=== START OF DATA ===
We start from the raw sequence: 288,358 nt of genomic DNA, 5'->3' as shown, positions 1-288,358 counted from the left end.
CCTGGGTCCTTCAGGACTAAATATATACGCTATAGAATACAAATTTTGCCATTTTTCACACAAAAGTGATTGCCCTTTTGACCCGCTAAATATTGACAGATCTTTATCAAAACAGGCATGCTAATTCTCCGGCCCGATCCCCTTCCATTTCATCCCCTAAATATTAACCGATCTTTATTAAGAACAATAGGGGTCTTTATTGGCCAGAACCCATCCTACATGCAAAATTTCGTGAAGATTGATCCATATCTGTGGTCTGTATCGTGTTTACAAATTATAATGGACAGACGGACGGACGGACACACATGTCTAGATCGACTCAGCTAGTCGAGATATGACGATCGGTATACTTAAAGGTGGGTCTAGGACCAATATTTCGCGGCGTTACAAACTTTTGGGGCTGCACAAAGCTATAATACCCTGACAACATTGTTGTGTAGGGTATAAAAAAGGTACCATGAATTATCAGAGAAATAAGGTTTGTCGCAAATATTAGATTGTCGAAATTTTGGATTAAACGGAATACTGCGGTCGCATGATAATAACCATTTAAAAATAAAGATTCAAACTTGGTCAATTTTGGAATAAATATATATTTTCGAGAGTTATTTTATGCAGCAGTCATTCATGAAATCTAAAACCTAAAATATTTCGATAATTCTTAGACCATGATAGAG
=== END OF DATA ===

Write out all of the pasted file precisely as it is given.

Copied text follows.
We start from the raw sequence: 288,358 nt of genomic DNA, 5'->3' as shown, positions 1-288,358 counted from the left end.
CCTGGGTCCTTCAGGACTAAATATATACGCTATAGAATACAAATTTTGCCATTTTTCACACAAAAGTGATTGCCCTTTTGACCCGCTAAATATTGACAGATCTTTATCAAAACAGGCATGCTAATTCTCCGGCCCGATCCCCTTCCATTTCATCCCCTAAATATTAACCGATCTTTATTAAGAACAATAGGGGTCTTTATTGGCCAGAACCCATCCTACATGCAAAATTTCGTGAAGATTGATCCATATCTGTGGTCTGTATCGTGTTTACAAATTATAATGGACAGACGGACGGACGGACACACATGTCTAGATCGACTCAGCTAGTCGAGATATGACGATCGGTATACTTAAAGGTGGGTCTAGGACCAATATTTCGCGGCGTTACAAACTTTTGGGGCTGCACAAAGCTATAATACCCTGACAACATTGTTGTGTAGGGTATAAAAAAGGTACCATGAATTATCAGAGAAATAAGGTTTGTCGCAAATATTAGATTGTCGAAATTTTGGATTAAACGGAATACTGCGGTCGCATGATAATAACCATTTAAAAATAAAGATTCAAACTTGGTCAATTTTGGAATAAATATATATTTTCGAGAGTTATTTTATGCAGCAGTCATTCATGAAATCTAAAACCTAAAATATTTCGATAATTCTTAGACCATGATAGAG